Johnny Bench has a hip replacement like no other

Thu, Mar 11

Hall of Fame catcher Johnny Bench says his career total for squats is in the neighborhood of 500,000. "Not counting when I'm reading my putts," the 62-year-old told Page 2. Bench, who's had two hip-replacement surgeries in the past six years, can afford to joke now because the chronic pain in his left hip -- "I went through sleepless nights, not being able to get through airports, not being able to get in and out of the car" -- was alleviated in February when he became the first person to receive a revolutionary large-head hip that's supposed to minimize the chance of dislocation.

Johnny Bench
Jim McIsaac/Getty ImagesJohnny Bench is a pioneer when it comes to hip surgery.

Bench, who recently became a new father, discussed today's catchers and the challenges they face, and how his quality of life -- he can resume golf in two weeks -- has improved since surgery.

Page 2: How did it come to pass that you were the first to have this type of hip-replacement surgery?

Bench: Six years ago I had a doctor who … saw me walking around and he said, "Your back's bad, your hip's gone." So he said we needed to do the hip-replacement surgery [for my right hip], so we did it. Now when I started to get some of those similar pains [in my left hip], I already knew what I was going through. And I wasn't going to live like that with pain. I called my friends at Stryker [Orthopaedics] and said, "I need a hip, do you have any spare parts?" And [then I talked to my doctor and he said], "If you're willing to, we have [a hip] with a much bigger head. And so there's hardly a chance at all of a dislocation. And with the X3 technology, which is the plastic, there's very little chance that any of it will erode or flake off or do anything that the body may absorb." Got it [done], and after I got back to the room walked back and forth to the door -- two hours later, I walked around the complete hallway and I haven't stopped since. I'm still doing my therapy. Ya know, being the first isn't always the best. In this case it was.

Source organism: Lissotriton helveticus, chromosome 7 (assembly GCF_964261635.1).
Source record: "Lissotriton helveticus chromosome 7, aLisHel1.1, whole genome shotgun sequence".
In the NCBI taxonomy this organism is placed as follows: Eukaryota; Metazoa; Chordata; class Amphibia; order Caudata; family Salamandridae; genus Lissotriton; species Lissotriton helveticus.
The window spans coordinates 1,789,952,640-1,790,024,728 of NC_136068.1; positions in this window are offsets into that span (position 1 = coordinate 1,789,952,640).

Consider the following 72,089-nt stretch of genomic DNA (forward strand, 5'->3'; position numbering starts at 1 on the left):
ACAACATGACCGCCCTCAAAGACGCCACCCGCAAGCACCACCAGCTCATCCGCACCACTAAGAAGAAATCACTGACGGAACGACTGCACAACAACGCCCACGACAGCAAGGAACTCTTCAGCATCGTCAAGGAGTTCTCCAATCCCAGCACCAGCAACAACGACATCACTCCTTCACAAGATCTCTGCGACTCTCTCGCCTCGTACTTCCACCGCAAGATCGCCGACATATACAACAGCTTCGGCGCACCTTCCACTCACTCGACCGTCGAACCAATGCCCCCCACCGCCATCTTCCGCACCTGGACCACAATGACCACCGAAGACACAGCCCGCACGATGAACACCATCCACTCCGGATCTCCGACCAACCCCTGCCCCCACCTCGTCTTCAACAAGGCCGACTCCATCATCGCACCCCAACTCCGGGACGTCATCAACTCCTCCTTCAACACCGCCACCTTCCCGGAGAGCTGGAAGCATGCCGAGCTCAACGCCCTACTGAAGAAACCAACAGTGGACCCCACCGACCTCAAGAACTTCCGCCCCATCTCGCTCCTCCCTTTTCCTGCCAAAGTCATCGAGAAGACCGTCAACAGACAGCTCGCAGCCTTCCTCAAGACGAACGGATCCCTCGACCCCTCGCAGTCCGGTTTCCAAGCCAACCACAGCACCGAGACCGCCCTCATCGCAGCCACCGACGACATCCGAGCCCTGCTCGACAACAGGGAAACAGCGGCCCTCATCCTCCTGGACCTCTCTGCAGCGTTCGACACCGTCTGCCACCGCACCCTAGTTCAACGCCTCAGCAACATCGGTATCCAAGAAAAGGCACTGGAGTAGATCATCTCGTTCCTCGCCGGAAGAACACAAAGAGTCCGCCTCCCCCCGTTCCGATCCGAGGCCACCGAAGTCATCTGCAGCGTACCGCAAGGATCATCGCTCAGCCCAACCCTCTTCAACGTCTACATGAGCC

Page 2: Who are your favorite catchers to watch these days?

Bench: Oh, Joe Mauer, Brian McCann. Basically anybody who puts on that equipment. They may not produce offensively enough, but we've got magnificent defensive catchers in baseball right now. The Molina brothers. All of them have done a great job.

Page 2: What can these catchers do to prevent the kind of deterioration that you experienced with your own hips?

Bench: It's all dependent on the body, but the legs are the support. You've gotta have the strongest quads. Ya know, [Carlton] Fisk and [Gary] Carter have had 10, 11 or 12 knee surgeries. I didn't have any of those problems, I was very fortunate. And they didn't have the hip problems that I have. So somewhere or other we're probably going to pay for it in the catching profession.